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Postcolonial Studies

Postcolonial studies represents an effort by scholars in diverse disciplines to come to terms, from a global perspective, with the legacy of European colonialism. In the wake of the voyages of exploration and “discovery” from the fifteenth century onwards, a handful of European powers (England, France, Spain, Portugal, and the Netherlands), came gradually to exercise sovereignty over vast territories covering roughly eighty percent of the world. In political, social, economic and cultural terms, the colonial situation effected epochal transformations of not only the conquered societies but also imperial Europe. The colonial encounter resulted in the consolidation of the idea of a European or Western modernity at the apex of human civilization. It also resulted in incomplete, chaotic, and traumatic attempts forcibly to transform other societies in the image of Europe. By the end of the twentieth century, virtually all formerly colonized territories had become independent nations but the effects of colonial rule continue to be powerfully felt at multiple levels. The contradictory effects of colonialism have generated some of the most important and innovative cultural productions (fiction, poetry, drama, film and so on) over the last several decades.

The Postcolonial Studies model offers students the opportunity to study the history and legacy of colonialism from the disciplinary perspective of literary and cultural studies. Through a variety of courses on the literatures and cultures of Africa, Asia, Britain and the Americas, the module examines the vexed relationship between culture and imperialism. Students will study a rich variety of cultural objects (including literary texts) from a range of theoretical and critical perspectives. In addition, the module traces the history of the institutions specifically designed to organize and promote the study of culture (such institutions as English departments in the university). Many of these institutions trace their historical origins to the colonial moment and were profoundly affected by that context.

Listed below are five required courses. We ask students to choose the remaining five English courses required for the major. Further, we recommend that students take at least one course in postcolonial studies in another department, such as history, anthropology, and Romance Languages and Literatures (see below for some examples).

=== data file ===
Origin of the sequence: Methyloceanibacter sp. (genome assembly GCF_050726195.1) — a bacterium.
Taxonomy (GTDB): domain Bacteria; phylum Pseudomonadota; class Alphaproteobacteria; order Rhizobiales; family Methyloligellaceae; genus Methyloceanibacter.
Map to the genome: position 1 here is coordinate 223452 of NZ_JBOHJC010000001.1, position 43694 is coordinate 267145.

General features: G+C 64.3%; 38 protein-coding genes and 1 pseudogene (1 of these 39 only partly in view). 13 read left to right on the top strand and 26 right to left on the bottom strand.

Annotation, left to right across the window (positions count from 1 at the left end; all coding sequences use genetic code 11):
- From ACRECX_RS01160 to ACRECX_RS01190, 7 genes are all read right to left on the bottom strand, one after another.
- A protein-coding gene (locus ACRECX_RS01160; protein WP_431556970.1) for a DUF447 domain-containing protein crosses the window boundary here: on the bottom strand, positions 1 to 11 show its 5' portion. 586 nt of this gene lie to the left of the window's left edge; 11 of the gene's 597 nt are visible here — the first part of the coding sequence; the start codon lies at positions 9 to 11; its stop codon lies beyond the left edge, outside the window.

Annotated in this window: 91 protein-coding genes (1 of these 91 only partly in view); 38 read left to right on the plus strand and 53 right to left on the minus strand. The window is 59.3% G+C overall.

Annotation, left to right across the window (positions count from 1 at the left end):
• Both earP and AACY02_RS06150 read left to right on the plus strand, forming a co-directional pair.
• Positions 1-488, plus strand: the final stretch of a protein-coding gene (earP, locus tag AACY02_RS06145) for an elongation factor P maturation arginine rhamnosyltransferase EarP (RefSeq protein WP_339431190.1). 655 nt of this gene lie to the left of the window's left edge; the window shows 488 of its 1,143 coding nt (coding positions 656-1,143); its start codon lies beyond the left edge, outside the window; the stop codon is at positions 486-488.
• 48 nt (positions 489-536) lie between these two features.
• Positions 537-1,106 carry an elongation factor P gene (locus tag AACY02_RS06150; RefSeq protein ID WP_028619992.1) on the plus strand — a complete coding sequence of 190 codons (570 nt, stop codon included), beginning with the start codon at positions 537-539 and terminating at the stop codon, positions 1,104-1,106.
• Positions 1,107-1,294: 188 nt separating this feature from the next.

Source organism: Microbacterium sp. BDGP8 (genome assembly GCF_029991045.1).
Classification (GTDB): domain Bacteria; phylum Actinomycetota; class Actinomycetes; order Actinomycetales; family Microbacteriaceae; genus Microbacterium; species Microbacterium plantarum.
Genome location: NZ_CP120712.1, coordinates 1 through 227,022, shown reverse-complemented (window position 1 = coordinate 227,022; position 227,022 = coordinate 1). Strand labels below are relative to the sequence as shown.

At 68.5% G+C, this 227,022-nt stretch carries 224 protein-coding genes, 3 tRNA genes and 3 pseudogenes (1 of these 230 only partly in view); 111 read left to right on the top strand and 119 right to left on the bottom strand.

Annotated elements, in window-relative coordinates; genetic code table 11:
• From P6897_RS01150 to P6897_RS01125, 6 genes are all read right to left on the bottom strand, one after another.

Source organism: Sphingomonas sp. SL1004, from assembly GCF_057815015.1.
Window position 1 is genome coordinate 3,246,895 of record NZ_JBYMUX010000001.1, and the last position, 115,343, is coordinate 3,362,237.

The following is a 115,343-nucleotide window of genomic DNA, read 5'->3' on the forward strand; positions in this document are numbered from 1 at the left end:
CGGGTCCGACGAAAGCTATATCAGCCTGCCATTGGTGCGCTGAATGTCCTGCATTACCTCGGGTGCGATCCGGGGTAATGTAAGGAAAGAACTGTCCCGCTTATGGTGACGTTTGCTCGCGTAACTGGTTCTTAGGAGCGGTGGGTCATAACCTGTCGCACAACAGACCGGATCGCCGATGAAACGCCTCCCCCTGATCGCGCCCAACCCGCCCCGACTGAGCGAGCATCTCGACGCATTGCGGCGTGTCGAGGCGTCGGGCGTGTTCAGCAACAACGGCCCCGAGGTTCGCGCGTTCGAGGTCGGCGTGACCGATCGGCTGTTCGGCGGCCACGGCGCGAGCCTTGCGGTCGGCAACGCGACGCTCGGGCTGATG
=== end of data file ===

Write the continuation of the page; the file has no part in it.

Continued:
Note: an asterisk placed by a course title indicates that it will not always fulfill the requirements of the heading under which it has been listed since it is a variable topics course. Check with an English Department advisor to make sure that the course fulfills the requirement in question.

1.Postcolonial Theory and Literature (required at least once):

  • LIT 4183 Postcolonial Literature, Culture & Theory

2. Postcolonial Literature and Culture (three from the following):

  • LIN 4605 World Englishes
  • LIT 4188 World English Language Literatures (may be taken up to three times with different course topics)
  • LIT 4194 African Literature in English (may be taken up to three times with different course topics)
  • ENL 4273 Twentieth Century British Literature*
  • ENG 4130 Race & Ethnicity in Film*
  • ENG 4139 Television & Electronic Culture*
  • ENG 4936 Honors Seminar*
  • ENG 4953 Department Seminar*
  • LIT 4930 Variable Topics in Literature & Language*

3. Forms of Representation(one from the following):

  • AML 4685 Race & Ethnicity
  • AML 4282 American Genders & Sexualities
  • LIT 4483 Issues & Methods in Cultural Studies
  • ENL 3122 The English Novel: 19th Century
  • LIT 3383 Women in Literature
  • ENG 4135 National Cinemas

4. Postcolonial Studies in other departments

We recommend that students take at least one course in Postcolonial Studies in another discipline as an upper-division College elective. There is a large offering of courses in postcolonial studies in history, anthropology, romance languages and literatures, African and Asian Languages and literatures, African Studies, Asian Studies, and Latin American Studies, and as well as other departments. Below are listed some examples of courses that address the history and culture of Asia, Africa, the Caribbean and Latin America as well as of European and U.S. imperial history:

  • AFH 3200 Africa Since 1800
  • AFH 4250 Modern Africa
  • ASH 3323 Introduction to Modern South Asian History, 1700–1947
  • ASH 3381 Women in Modern South Asian History, 1800–Present
  • EUH 3530 Colonies to Commonwealth: The History of the British Empire
  • LAH 4472 The Caribbean, Nineteenth & Twentieth Centuries
  • ANT 4340 Anthropology of the Caribbean
  • ANT 4352 Peoples of Africa
  • FRW 4770 African Literature of French Expression


Department of English faculty who regularly teach courses in this model include: